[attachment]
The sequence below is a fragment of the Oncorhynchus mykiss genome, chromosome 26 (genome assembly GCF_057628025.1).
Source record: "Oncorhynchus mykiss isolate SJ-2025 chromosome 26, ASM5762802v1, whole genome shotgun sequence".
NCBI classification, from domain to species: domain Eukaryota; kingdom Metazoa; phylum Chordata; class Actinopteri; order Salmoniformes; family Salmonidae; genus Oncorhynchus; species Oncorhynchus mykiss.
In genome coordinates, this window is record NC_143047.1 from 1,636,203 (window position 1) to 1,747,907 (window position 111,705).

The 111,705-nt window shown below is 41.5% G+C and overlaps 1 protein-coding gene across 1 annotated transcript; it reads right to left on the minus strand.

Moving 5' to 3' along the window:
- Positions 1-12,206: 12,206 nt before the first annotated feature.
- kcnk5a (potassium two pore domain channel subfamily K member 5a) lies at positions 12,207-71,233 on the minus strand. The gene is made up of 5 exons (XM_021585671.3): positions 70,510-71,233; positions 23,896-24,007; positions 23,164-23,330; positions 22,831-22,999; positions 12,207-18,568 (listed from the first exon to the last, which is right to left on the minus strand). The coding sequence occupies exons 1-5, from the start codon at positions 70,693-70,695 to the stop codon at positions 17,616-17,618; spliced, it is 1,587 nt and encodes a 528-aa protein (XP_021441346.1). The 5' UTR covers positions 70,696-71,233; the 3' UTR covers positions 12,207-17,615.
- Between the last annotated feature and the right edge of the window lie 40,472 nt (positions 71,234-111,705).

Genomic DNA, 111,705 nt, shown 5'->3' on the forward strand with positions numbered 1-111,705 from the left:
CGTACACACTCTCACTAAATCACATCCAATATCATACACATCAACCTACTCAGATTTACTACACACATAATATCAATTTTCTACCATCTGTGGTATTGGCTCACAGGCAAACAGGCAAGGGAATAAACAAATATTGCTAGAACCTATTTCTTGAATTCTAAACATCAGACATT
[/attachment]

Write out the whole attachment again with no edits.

The sequence below is a fragment of the Oncorhynchus mykiss genome, chromosome 26 (genome assembly GCF_057628025.1).
Source record: "Oncorhynchus mykiss isolate SJ-2025 chromosome 26, ASM5762802v1, whole genome shotgun sequence".
NCBI classification, from domain to species: domain Eukaryota; kingdom Metazoa; phylum Chordata; class Actinopteri; order Salmoniformes; family Salmonidae; genus Oncorhynchus; species Oncorhynchus mykiss.
In genome coordinates, this window is record NC_143047.1 from 1,636,203 (window position 1) to 1,747,907 (window position 111,705).

The 111,705-nt window shown below is 41.5% G+C and overlaps 1 protein-coding gene across 1 annotated transcript; it reads right to left on the minus strand.

Moving 5' to 3' along the window:
- Positions 1-12,206: 12,206 nt before the first annotated feature.
- kcnk5a (potassium two pore domain channel subfamily K member 5a) lies at positions 12,207-71,233 on the minus strand. The gene is made up of 5 exons (XM_021585671.3): positions 70,510-71,233; positions 23,896-24,007; positions 23,164-23,330; positions 22,831-22,999; positions 12,207-18,568 (listed from the first exon to the last, which is right to left on the minus strand). The coding sequence occupies exons 1-5, from the start codon at positions 70,693-70,695 to the stop codon at positions 17,616-17,618; spliced, it is 1,587 nt and encodes a 528-aa protein (XP_021441346.1). The 5' UTR covers positions 70,696-71,233; the 3' UTR covers positions 12,207-17,615.
- Between the last annotated feature and the right edge of the window lie 40,472 nt (positions 71,234-111,705).

Genomic DNA, 111,705 nt, shown 5'->3' on the forward strand with positions numbered 1-111,705 from the left:
CGTACACACTCTCACTAAATCACATCCAATATCATACACATCAACCTACTCAGATTTACTACACACATAATATCAATTTTCTACCATCTGTGGTATTGGCTCACAGGCAAACAGGCAAGGGAATAAACAAATATTGCTAGAACCTATTTCTTGAATTCTAAACATCAGACATT